Mary Shelley’s classic story of Victor Frankenstein should now be a “must read” for any firm that collects data. The story of Frankenstein follows a young, idealistic, scientist who sets out to create a life form immune to disease. Using chemistry, electricity and the ethically questionable acquisition of a few ill gotten body parts, Victor Frankenstein brings his monster to life only to have it turn on him and destroy all that he loves.
The unfolding data scandal at Cambridge Analytica that involves the illicit use of Facebook data has many parallels. In case you missed it, data scientists used technology, computer science and few million pieces of personal data to hoodwink social media users in an alleged scheme to skew elections and topple governments. In this tale, some young idealists crossed more than a few ethical lines targeting unsuspecting voters in an attempt to sway the social narrative of today’s online culture.
Like the creation of Frankenstein’s monster, the creation of these social media technologies is just the beginning of the nightmare. We are all now aware of how Facebook was used by a Cambridge scientist to dupe approximately 290,000 Facebook users into providing not only their own information but that of all their Facebook “friends” through a dummy survey. This gave them access to the information of over 50 million Facebook users. Not only that but these unscrupulous scientists then used that data to manipulate political opinions by posting videos and pictures to both the original marks and their unsuspecting friends. By monitoring who ‘Liked’ any given video, photo, or article scientists could cross reference with other online activity to verify views on a variety of subjects. In this way they were able to build a street level map of voting preferences across the targeted country and then set out to change the narrative by engaging each group with specific messages that would resonate with them. As the Cambridge Analytica whistle blower so eloquently stated, ‘once we knew your preferences what we did next was akin to whispering in your ear’.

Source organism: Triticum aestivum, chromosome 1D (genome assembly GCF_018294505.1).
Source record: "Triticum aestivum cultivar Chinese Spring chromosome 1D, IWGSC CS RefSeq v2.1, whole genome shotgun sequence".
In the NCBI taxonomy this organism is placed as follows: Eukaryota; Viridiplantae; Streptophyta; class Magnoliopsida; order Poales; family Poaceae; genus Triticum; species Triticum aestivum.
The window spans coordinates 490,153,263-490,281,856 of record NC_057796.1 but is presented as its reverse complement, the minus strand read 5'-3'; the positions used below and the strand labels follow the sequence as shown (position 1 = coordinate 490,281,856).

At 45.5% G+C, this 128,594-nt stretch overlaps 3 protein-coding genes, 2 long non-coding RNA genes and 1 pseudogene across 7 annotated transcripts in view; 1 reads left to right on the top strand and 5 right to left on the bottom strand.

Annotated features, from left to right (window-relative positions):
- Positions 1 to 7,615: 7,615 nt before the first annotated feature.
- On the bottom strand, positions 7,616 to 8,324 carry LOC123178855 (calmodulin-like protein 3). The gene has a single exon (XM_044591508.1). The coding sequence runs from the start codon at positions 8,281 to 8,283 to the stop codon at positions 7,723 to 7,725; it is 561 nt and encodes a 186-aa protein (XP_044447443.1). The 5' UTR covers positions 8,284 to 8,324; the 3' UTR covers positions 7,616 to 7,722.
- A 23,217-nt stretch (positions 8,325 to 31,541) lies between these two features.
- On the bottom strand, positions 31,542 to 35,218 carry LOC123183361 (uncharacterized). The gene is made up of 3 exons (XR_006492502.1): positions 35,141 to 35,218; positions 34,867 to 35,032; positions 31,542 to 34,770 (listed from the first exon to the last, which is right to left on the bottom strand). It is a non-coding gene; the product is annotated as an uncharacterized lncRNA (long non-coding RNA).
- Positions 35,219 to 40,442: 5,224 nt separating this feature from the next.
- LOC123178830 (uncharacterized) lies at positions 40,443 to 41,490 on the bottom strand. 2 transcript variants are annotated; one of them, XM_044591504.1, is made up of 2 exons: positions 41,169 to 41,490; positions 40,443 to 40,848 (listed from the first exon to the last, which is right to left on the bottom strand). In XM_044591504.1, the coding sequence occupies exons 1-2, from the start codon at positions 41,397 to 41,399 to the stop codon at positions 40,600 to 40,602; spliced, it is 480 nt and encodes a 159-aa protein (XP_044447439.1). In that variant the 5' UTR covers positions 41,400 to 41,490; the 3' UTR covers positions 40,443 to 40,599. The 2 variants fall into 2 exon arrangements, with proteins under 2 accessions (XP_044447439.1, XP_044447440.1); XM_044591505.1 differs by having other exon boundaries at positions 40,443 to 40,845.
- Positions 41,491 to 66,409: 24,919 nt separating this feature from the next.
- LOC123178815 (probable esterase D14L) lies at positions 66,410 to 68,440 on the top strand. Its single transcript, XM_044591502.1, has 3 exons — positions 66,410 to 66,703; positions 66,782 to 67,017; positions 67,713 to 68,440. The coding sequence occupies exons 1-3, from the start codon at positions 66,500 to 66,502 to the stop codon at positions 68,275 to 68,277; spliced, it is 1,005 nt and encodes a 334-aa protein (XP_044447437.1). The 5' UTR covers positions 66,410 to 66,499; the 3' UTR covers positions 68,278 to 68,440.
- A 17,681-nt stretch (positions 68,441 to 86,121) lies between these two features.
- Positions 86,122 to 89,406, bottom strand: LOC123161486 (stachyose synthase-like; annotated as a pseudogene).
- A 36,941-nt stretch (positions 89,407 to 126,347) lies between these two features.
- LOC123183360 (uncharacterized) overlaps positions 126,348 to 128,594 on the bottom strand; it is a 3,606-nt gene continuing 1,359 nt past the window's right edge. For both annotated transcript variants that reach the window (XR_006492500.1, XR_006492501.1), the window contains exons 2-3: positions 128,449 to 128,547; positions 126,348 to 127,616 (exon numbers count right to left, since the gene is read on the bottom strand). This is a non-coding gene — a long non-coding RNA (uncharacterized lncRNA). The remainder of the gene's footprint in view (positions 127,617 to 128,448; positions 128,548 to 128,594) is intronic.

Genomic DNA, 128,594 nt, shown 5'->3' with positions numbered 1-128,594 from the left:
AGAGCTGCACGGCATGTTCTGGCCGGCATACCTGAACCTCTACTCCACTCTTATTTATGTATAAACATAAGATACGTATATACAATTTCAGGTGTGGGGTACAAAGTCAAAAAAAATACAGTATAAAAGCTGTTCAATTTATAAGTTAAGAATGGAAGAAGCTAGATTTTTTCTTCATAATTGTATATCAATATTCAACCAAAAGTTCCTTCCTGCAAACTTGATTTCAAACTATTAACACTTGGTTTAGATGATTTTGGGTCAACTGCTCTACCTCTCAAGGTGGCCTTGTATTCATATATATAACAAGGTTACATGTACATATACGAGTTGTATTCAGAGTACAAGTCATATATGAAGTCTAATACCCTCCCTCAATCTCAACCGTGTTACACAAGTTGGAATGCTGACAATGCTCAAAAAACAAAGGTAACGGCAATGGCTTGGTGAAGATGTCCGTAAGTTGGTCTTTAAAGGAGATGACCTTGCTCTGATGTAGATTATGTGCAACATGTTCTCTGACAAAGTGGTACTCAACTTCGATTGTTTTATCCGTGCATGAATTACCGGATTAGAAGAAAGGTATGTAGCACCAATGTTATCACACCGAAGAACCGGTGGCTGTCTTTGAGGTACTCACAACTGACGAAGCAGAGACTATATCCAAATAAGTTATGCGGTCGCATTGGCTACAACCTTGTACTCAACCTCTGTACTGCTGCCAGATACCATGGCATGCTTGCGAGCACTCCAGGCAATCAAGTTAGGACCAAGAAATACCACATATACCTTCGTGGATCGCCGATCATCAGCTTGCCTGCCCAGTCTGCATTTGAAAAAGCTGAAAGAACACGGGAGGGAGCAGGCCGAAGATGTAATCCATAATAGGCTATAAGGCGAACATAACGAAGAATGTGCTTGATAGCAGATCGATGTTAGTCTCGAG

The Facebook / Cambridge Analytica scandal has opened a window into the world of how customer data is being used to “bend” opinions. As the internet plays an ever more important role in today’s decision making, it’s important to ensure transparency and to avoid targeting and manipulating people who have not given their expressed consent. Tracking information can be justified for many reasons, to improve safety or efficiencies for example, but if you collect data using such technology be sure to be transparent and ethical about how it’s used. Customers who deposit their information with you trust you to guard it. As these revelations continue to unfold the fallout is likely to be significant. As you develop your business strategy here are a few things to consider:
- Guarding your customers means guarding your brand: Customers deposit their information with you and trust you to protect it. By letting down their customers Facebook has seriously marred their own brand.
- Transparency is de rigueur: Using data to create value for your customer is expected. Do it in a transparent way so everyone knows exactly what’s happening with their information.
- Rethink IP stalking: having your advertisement pop up when someone is looking for information on that topic is one thing. Targeting that IP address with advertisements after the person has moved to doing other things is “stalking”. While legal (for now) it is a bit creepy. Consider the backlash to your company if your client base were to feel you violated them in this way.
Victor Frankenstein’s living creation killed the love of his life when Victor broke a bargain he’d made with his monster. The whole ‘Social Media Monster’ that includes Facebook and others started out somewhat altruistically to connect people and improve lives. Let’s hope they can re-establish their original bargain and reign in the monster.